Plot: Sophie is a quiet, introspective young woman, but a chance encounter with a powerful wizard changes her entire life. After she is rescued from some ill mannered men by the wizard Howl, she is visited by the nefarious Witch of the Wastes, who knows she has been close to Howl. As such, the witch curses her, turning her into an old woman in mere seconds. But Sophie isn’t one to just give up, so she gathers up some provisions and heads out to find Howl and perhaps have the spell broken. On the way, she meets a curious scarecrow she names Turnip, who happens to guide her directly to Howl’s castle, a massive mechanical structure with incredible properties. Once inside, she discovers young Markl, who disguises himself as an old man when in public, as well as Calcifer, a fire demon who powers the castle. She is dazzled by the castle’s magical elements, but also shocked by the filth and disorganization, so she quickly begins to clean and make the place livable. Her efforts cause Howl some woes at first, but he soon adjusts and the group starts to feel like a small family. But with war tearing apart the world and Howl risking his own life and humanity to fend off the attackers, will they all survive long enough to enjoy this new bond?
Entertainment Value: A masterwork of animation, Howl’s Moving Castle conjures up an epic tale of adventure and magic, but never loses sight of the personal side of the stories, giving us a rich, unforgettable experience. So despite the wild visuals and colorful, over the top elements, the narrative here is grounded and tells a capable story, though one steeped in symbolism and metaphors. So you can simply experience the narrative or you can delve into the subtext, but however you choose to watch, Howl’s Moving Castle is quite effective. The tone of the movie is a little dark at times, given the ever present shadow of war, but it is also warm and humorous. The humor is organic and well handled, giving us character driven humor instead of constant pratfalls. The few times the movie leans on slapstick, it is effective and well timed, whereas a lot of animated films just pile on the physical comedy. Although one reveal didn’t resonate as much as I would have liked, otherwise the movie is good about laying down groundwork and even minor characters are well developed. This lets us easily connect with the characters and allows the interactions between them to have meaning, not just fluff. The movie hits some speed bumps at times, but I think it winds up as a beautiful, worthwhile trip that animation fans should take.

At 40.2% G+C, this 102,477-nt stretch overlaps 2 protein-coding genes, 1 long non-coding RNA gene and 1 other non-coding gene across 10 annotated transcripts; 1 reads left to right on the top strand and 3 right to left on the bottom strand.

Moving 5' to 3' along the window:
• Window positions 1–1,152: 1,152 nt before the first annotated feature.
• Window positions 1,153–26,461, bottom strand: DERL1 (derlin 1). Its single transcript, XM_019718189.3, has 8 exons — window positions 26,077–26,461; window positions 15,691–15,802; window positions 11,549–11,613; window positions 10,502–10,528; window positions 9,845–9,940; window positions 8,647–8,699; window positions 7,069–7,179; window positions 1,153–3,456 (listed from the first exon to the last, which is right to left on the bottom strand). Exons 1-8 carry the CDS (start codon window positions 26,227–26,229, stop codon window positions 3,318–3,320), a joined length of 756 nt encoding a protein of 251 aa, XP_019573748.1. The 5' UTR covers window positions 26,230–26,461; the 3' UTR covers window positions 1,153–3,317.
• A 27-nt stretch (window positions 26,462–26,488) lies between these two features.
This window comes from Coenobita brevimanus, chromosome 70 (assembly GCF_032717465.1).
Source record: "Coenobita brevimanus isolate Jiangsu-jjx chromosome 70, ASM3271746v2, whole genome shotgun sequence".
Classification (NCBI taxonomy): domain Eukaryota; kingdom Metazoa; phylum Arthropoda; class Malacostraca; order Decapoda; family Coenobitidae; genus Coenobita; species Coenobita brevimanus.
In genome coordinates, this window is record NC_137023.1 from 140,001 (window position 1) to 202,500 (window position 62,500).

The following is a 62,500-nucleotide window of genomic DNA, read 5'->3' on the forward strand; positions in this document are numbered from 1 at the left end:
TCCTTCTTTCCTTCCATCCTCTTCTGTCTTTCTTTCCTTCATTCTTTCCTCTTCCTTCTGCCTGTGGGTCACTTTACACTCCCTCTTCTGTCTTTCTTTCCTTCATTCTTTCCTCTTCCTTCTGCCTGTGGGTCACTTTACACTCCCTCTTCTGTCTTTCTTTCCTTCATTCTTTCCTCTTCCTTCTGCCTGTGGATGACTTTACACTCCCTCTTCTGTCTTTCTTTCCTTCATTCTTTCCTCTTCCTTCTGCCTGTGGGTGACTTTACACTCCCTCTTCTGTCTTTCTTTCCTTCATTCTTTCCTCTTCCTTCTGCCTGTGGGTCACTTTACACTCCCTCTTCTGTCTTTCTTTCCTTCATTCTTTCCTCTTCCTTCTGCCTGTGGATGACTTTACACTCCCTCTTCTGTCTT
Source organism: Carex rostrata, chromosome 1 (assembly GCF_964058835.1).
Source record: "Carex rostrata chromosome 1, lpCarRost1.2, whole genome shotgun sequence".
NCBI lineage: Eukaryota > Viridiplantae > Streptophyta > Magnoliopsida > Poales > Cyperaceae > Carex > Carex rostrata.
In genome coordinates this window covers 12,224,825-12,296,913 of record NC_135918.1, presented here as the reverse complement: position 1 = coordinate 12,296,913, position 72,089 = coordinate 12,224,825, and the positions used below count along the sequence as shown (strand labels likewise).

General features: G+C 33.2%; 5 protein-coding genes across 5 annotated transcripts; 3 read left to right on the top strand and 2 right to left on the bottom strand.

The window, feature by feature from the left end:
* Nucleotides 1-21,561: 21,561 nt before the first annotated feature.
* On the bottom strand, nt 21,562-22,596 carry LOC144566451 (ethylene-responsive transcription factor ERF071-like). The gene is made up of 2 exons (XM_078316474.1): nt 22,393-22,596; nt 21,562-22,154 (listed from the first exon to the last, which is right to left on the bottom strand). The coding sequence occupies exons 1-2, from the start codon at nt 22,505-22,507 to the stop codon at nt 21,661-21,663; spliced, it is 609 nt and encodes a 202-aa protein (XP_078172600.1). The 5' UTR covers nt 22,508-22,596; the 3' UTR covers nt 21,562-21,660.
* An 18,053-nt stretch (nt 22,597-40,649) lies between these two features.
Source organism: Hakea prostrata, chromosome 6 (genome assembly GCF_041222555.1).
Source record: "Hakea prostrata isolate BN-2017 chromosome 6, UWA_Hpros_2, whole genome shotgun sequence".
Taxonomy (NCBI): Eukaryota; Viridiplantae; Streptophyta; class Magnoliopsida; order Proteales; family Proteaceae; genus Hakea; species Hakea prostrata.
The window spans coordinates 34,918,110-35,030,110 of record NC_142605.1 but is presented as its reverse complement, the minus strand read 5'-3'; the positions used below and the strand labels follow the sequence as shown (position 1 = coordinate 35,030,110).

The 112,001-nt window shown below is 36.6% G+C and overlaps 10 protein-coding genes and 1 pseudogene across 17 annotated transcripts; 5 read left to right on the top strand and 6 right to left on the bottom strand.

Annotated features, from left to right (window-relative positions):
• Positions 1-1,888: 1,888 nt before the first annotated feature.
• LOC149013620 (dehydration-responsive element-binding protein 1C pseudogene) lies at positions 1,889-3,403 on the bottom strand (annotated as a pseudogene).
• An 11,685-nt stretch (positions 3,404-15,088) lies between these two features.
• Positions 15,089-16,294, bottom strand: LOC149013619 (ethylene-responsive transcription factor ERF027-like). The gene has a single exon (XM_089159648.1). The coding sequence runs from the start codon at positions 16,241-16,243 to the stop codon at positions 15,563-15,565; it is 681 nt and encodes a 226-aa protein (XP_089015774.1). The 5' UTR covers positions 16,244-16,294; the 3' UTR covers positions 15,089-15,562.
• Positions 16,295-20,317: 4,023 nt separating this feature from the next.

I rewatched Howl’s Moving Castle for this review with the original Japanese soundtrack, with English subtitles. I know Miyazaki recommends to watch his films in your own native language, but in this case, even if you dislike subtitles, you should opt for the original track. The English voice cast boasts some remarkable talent, but it simply never gels and to me, is one of the weakest Ghibli dubs. Christian Bale, Emily Mortimer, Blythe Danner, Billy Crystal, Lauren Bacall, and Jena Malone lead the cast, so the talent is here in spades. But the emotion and cadence just seem off, as a lot of the performers turn in lackluster or stale performances. I mean, if you just can’t handle subtitles, it is an option, but it should be a last resort. I’d recommend at least the first viewing to be with the original track, then switch to English after, to soak in the visuals. And the visuals here are gorgeous, with hand drawn animation that never ceases to dazzle and provide a feast for the eyes. The level of detail is remarkable and the world really seems alive, while character designs are typical Ghibli, with some unusual and memorable visual pieces in play. The castle itself is fantastic in design, with so much detail and depth, it is a beyond suitable centerpiece. So stunning visuals, a magical narrative, and the usual Ghibli charm, all on showcase here.